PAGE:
Monday. October 25, 2021

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A Launch Michigan online poll of 16,000 Michigan teachers, administrators, support staff and para-professionals may be the largest ever conducted of Michigan educators. It revealed key problems experienced by educators and revealed divides between professionals and Lansing legislators. Meanwhile, state Social Studies standards have been revised to reinsert information that the GOP recently cut out of them – such as climate change, gay rights, and Roe v. Wade. Read more at the link about educator priorities and what went back into the textbooks.

Michigan teachers: Standardized tests are useless and classes are too big

Michigan’s standardized tests don’t accurately measure student learning, schools aren’t ready for third graders who will flunk because they are poor readers, and there are too many kids stuffed into classrooms. Oh, and only one in four educators would recommend the profession to others. That’s according to a survey of more than 16,000 Michigan educators, released today by Launch Michigan, an education reform alliance of business, education, labor, philanthropy and community organization leaders. It demonstrated that many priorities of front-line teachers differ from the policies pushed by Michigan politicians, but also some areas of agreement with Gov. Gretchen Whitmer.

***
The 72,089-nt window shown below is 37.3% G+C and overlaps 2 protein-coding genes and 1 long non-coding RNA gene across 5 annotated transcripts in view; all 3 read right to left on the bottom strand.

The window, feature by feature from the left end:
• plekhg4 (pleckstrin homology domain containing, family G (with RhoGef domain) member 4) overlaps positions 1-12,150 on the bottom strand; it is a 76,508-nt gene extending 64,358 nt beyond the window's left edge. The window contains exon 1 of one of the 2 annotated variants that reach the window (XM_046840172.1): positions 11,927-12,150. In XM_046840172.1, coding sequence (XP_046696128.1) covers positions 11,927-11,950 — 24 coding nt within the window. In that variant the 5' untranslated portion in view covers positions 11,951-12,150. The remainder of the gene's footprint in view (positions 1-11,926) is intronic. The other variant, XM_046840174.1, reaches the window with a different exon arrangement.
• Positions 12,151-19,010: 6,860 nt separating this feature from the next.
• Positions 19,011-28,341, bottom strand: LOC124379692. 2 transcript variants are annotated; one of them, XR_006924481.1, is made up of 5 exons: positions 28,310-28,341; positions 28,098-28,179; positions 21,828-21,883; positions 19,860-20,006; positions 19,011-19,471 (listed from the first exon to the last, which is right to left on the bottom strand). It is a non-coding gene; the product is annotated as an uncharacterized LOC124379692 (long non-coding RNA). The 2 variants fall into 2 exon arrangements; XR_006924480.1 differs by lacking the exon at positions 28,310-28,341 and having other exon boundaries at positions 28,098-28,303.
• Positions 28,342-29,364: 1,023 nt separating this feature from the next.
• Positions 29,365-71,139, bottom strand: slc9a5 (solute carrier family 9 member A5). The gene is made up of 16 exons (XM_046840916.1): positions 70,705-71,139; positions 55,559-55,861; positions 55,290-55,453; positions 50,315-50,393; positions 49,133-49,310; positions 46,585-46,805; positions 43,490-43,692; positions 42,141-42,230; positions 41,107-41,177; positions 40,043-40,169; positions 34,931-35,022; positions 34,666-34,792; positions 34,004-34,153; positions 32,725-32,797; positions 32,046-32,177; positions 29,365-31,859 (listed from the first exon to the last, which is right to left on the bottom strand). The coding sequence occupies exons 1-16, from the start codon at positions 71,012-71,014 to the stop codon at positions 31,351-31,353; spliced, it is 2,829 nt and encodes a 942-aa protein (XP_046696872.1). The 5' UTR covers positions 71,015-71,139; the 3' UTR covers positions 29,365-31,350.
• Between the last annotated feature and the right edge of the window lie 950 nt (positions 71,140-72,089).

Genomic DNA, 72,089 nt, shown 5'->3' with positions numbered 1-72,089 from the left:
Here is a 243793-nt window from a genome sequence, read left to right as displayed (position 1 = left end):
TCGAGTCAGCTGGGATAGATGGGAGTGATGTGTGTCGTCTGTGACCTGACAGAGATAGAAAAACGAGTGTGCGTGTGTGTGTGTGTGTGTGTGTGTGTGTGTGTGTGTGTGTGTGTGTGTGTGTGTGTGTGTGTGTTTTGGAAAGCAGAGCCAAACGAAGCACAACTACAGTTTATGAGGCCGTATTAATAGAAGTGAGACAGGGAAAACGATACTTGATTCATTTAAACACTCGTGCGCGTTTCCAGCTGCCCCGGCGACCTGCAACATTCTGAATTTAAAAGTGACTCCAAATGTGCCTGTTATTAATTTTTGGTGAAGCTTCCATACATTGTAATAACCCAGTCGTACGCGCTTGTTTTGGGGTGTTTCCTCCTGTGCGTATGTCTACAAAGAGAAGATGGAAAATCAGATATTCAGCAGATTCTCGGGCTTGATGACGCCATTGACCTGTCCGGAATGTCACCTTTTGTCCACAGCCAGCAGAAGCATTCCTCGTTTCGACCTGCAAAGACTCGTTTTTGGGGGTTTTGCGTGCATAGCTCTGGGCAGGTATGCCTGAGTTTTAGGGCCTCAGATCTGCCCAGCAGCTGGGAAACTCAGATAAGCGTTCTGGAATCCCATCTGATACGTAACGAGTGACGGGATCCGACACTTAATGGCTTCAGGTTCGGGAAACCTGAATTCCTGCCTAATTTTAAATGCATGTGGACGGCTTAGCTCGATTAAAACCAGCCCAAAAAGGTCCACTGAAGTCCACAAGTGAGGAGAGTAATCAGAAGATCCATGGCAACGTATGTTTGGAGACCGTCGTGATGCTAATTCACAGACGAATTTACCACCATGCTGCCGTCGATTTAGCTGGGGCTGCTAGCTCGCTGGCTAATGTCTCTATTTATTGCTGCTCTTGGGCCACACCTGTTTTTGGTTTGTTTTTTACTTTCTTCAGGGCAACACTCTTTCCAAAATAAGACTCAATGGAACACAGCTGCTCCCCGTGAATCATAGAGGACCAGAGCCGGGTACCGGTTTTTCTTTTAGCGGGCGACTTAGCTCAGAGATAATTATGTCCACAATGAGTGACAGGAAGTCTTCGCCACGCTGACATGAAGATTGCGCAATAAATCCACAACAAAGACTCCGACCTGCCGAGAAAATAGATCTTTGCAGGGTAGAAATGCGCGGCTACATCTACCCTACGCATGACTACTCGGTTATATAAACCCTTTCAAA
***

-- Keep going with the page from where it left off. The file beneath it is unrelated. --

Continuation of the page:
Bridge: https://www.bridgemi.com/talent-education/michigan-teachers-standardized-tests-are-useless-and-classes-are-too-big

Gay rights and climate change are back in Michigan social studies standards

The phrase “democratic values” will remain. So will teachings on Harriet Tubman, gay rights, climate change, and Roe v. Wade in the latest draft of social studies standards for Michigan public schools. The revisions, posted Tuesday on the State Board of Education agenda for its April meeting, follow public uproar over an earlier, conservative-tilted draft that would have changed how some history would be taught in state classrooms. The new draft will be presented to the State Board of Education at the board’s meeting April 9, where it will likely receive a positive reception from the Democratic (big D) majority board. The public will have an opportunity to comment on the revised standards, both online and in a series of public meetings.

 

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